My latest project is a mascot plush for Barnardo's. Barnardo's is a leading children's charity, initially set up as a school by Dr. Thomas Barnardo back in 1867 to equip poor children with basic education and skills in trade. He went on to run homes for destitute children, with the philosophy "No Destitute Child Ever Refused Admission". While Barnardo's no longer run homes for orphans, they continue to help children and young people, including those who have been abused or have disabilities. Barnardo's offer counselling, fostering and adoption services, vocational training, among many other vital services. In addition to providing direct services to children and families, they also do original research based on their work and lobby the government in areas of advocacy, child poverty, fostering and adoption, etc. all to improve outcomes.
Another mascot plush! I made this mascot plush for Follow Your Dreams. They work to provide opportunities for young people with learning disabilities to encourage them to follow their dreams. They do this by providing workshops and supporting meet ups for these young people and their families.
I first heard about Theodora Children's Charity on BBC Radio 4. Their professional performers visit hospitals, hospices, and specialist care centres throughout England to provide opportunities for play and laughter. The charity was founded in 1994 in memory of Theodora Poulie, and today have 25 performers that visit over 30 000 children per year.
I made a hand puppet for them based on one of their colourful characters, Dr. Yo-Ho.
WellChild is a national charity that provides support to seriously ill children and their families, as well as funding scientific research. I was delighted to contribute by providing the prize for the winner of the 2017 Calendar Art Competition held for children and young people supported by WellChild.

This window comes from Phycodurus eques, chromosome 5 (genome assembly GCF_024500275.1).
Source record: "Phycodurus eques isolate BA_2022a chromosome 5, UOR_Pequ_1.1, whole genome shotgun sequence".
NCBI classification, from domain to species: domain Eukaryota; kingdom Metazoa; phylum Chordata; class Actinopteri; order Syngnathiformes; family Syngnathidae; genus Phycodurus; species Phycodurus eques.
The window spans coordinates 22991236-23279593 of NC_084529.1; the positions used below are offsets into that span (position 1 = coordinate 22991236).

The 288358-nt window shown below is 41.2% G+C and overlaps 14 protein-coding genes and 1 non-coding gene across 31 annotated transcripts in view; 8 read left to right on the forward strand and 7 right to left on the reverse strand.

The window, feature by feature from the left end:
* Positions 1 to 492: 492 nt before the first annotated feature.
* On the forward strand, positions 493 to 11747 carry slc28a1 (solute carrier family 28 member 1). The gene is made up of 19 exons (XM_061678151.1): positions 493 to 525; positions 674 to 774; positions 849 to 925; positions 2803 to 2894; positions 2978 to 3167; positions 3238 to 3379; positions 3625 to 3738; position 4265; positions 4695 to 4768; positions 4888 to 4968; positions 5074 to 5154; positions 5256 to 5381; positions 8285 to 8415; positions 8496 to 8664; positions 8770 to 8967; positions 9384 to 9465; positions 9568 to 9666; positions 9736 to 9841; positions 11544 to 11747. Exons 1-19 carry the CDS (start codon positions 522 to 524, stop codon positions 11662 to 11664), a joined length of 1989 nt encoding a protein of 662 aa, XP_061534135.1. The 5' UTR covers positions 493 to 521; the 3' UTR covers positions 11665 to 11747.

The winning design was done by Thomas, who made a wonderful Play-Doh scene of a forest full of magical creatures and fallen leaves. It reminded me of Where the Wild Things Are. I was expecting a drawing or a painting so I was pleasantly surprised when I received his winning entry to work on for my next project. After considering the nature of his artwork, I decided against making a plush and made a lit shadow box for Thomas. But first, here is Thomas!
This is his bio:
Hi my name is Thomas and I'm 4 years old. I love Play Doh so made my picture of autumn using Play Doh and Lego. I made the snake on the log all by myself with no help. :) Mummy helped me with the other forest animals but I twisted the trees and made the leaves. I couldn't post my entry so mummy took a picture on her phone. My mum is a member of the WellChild Family Tree and we are new to the charity so look forward to the future events.
I've wanted to make this for awhile now, so I was happy to get started when I got a chance between projects. The concept was a Biology lab bench made out of felt, along with some laboratory equipment, and a female scientist. I'm interested in making Science accessible to girls so that's how the idea came about.
Everything is made out of 100% wool felt. The drawers and cupboards all open and the fridge has a little drawer inside! I think it could do with a microscope and a centrifuge.
Remember Henry the Hound? Henry was a mascot plush I made for Haven House Children's Hospice. In addition to the mascot plush, I had agreed to make a plush for the winner of their Summer art contest, which was held in July. Children paid 50p to participate (which was to raise money for art supplies for art therapy services provided by the hospice) and the winner was chosen by the hospice. The winning drawing was Buttons.